Broc Raiford: World-renowned BMX competitor at age 24

Has his own brand of bikes and sponsors

Broc Raiford’s mother envisioned the traditional life for her son, but at age two when he started riding a two-wheel bicycle she began to think this wasn’t going that way.

At age 24, the Destrehan native is a world-renowned BMX competitor and businessman.

“Broc is a gentle giant,” said his mother Erin Granier Incardona of Luling. “He’s a humble man who loves what he does and I’m so grateful that he is able to make his passion his profession. He gets to travel the world, gets to meet people from all over and continues to be grateful for the opportunities he has.”

Her son is considered a BMX rock star and there’s no better person to explain it than a proud mother.

Raiford is internationally known with the extreme sport. He has more than 118,000 followers on Instagram, which his mother is quick to clarify includes her and Nanna. At age 14, he was approached by a major bike company that offered to sponsor him if he went pro, but his parents didn’t allow it until he was 16 years old. By age 18, he moved to Long Beach, Calif., where BMX is big.

‘Things have been going great,” Raiford said.

Although he is recovering from knee surgery, he’s gotten to spend time with his family, will likely take another three to four months to recover, and has a solid plans for finishing the year strong. His father, Ryan, also moved to California recently and is helping him there, too.

“It’s tough, but I’m remaining positive,” Raiford said of using the time to work on his other passions, including drawing and painting, as well as working on his friendships. “It’s a blessing in disguise really because I’ve been having so much fun and it’s a good change of pace for me, and I think it will help me get on my bike stronger and faster.”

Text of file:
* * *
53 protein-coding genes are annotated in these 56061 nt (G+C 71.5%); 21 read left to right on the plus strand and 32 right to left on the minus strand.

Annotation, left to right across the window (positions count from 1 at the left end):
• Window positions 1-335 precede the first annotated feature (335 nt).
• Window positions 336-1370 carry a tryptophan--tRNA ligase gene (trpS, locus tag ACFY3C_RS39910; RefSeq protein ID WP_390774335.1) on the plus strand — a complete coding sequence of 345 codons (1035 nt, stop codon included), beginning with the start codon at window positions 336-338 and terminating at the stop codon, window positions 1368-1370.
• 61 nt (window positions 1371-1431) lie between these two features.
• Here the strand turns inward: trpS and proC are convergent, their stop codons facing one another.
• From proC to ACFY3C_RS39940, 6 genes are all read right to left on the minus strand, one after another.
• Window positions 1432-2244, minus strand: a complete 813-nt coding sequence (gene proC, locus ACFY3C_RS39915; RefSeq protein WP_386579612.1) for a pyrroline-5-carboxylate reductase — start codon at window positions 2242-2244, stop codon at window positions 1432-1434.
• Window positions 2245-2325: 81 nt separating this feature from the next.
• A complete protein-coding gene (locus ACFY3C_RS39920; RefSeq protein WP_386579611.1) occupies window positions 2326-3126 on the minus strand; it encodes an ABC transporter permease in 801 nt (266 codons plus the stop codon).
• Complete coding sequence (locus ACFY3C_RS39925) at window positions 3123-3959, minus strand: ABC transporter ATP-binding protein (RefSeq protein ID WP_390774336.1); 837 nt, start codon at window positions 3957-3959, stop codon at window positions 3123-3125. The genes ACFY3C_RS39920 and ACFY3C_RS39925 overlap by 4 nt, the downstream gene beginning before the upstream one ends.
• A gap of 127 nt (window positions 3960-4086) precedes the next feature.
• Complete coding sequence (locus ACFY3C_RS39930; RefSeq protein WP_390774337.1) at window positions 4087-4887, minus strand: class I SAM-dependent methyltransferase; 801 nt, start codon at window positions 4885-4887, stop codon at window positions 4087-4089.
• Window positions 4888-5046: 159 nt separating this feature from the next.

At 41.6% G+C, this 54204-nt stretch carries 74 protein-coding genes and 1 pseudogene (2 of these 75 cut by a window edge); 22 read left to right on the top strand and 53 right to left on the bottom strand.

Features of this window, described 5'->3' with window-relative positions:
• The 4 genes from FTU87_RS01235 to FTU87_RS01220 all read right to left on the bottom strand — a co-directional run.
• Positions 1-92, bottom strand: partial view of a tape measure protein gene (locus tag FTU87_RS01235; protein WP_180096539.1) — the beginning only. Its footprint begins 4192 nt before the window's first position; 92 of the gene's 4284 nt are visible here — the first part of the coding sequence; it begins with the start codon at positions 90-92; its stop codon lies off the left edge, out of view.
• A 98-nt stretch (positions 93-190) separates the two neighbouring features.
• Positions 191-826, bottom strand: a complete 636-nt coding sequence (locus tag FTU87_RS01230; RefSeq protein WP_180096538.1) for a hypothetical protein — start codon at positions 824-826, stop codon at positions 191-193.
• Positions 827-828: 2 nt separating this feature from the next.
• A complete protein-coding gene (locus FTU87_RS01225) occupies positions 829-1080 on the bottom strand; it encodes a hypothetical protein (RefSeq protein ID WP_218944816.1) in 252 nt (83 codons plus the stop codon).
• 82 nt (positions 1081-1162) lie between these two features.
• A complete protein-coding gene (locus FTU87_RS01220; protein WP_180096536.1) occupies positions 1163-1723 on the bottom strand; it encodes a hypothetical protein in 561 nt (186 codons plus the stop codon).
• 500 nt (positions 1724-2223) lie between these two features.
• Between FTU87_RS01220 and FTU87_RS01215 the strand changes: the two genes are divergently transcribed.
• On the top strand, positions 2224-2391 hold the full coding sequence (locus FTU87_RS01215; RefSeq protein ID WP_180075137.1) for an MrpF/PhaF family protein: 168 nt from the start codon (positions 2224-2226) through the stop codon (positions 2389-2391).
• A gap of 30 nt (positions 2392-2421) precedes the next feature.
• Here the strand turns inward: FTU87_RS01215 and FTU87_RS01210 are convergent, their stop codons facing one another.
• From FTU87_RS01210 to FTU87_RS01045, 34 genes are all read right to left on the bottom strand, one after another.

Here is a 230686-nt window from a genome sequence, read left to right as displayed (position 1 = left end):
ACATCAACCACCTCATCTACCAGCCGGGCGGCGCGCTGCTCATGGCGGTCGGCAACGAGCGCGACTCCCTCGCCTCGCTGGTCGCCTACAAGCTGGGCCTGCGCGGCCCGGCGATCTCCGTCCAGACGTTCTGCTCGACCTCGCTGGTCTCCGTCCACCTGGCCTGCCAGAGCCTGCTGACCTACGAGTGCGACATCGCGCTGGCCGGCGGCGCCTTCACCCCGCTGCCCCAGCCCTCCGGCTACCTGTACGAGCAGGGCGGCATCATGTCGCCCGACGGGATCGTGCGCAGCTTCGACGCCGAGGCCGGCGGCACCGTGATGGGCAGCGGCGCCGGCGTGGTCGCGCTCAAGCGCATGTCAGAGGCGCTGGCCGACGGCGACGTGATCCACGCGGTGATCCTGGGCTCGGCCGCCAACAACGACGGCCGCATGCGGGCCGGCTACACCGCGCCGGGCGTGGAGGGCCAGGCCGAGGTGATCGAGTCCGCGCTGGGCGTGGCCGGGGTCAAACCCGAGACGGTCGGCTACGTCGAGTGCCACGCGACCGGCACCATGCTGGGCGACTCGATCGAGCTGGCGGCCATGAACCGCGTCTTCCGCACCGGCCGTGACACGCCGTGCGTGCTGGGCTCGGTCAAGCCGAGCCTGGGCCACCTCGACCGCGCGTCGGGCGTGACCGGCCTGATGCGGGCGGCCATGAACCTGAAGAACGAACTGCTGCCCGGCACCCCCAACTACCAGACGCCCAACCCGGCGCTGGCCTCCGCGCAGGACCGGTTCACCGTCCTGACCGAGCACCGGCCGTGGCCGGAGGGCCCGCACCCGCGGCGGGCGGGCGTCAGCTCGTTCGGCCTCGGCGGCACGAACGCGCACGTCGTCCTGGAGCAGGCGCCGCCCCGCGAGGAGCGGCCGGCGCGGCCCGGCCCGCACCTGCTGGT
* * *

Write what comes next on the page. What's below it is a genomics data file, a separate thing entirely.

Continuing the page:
Raiford anticipates going to the X Games, an extreme sports event, this year in Sydney, Australia, if he gets the invite.

Prior to the injury, he competed in Estonia Simple Session, an annual event for international professionals, and placed third in the competition.

Over the years, he’s collected sponsors that pay him to represent their brand. He has had a line of bicycles, as well as signature products since he was 20 years old.

“It’s really been a learning process for me,” he said. “As a young kid, falling in love with this sport, it’s been really a huge learning process. When I was younger, all I did was ride and I was focused on riding and on contests. But now, when you bring money into the equation as paying sponsorships, you have to be super responsible, not only as a rider doing your best, but also off the bike and holding yourself to your actions.”

Raiford has done this, as well as taken seriously that he serves as a role model for younger riders.

“We saw his passion and determination, and knew we had to get in all the right spots to progress, and look at what it did for him today.” – Erin Granier Incardona

But, despite the pressures, he is having the time of his life.

These are lessons, he said, you don’t learn in college, and then there are experiences his mother recalled about how this all became possible.

Incardona said it was hard saying goodbye to her baby as he left for California, but it was the best direction for Raiford to pursue his dream.

Both parents had willingly made sacrifices over the years to keep him in opportunities where he could pursue his dream. They’d been traveling with him to BMX races since he was five years old, and even bought him a skate park in Harvey for his early years so he could have a place to practice in an area with little resources for nontraditional sports.

“We needed to do that for him,” she said. “We saw his passion and determination, and knew we had to get in all the right spots to progress, and look at what it did for him today.”

Raiford started in BMX Park, which is riding ramps and flipping with big air tricks. He later transitioned into Street BMX, which is more technical with “grinding rails” and flip-and-stand-still moves.

But he also knows his body can’t withstand the rigors of BMX Street riding forever. He’s going to ride as long as he can and then try to apply his love painting and drawing to make BMX logos and stickers for his sponsor companies.

“It’s still so surreal to wake up every day and experience life as it is,” Raiford said. “I never go a day without being thankful to be a professional bike rider, as well as the memories I’ve created. I owe it all to my love for BMX.”

About Anna Thibodeaux 1964 Articles
Managing Editor

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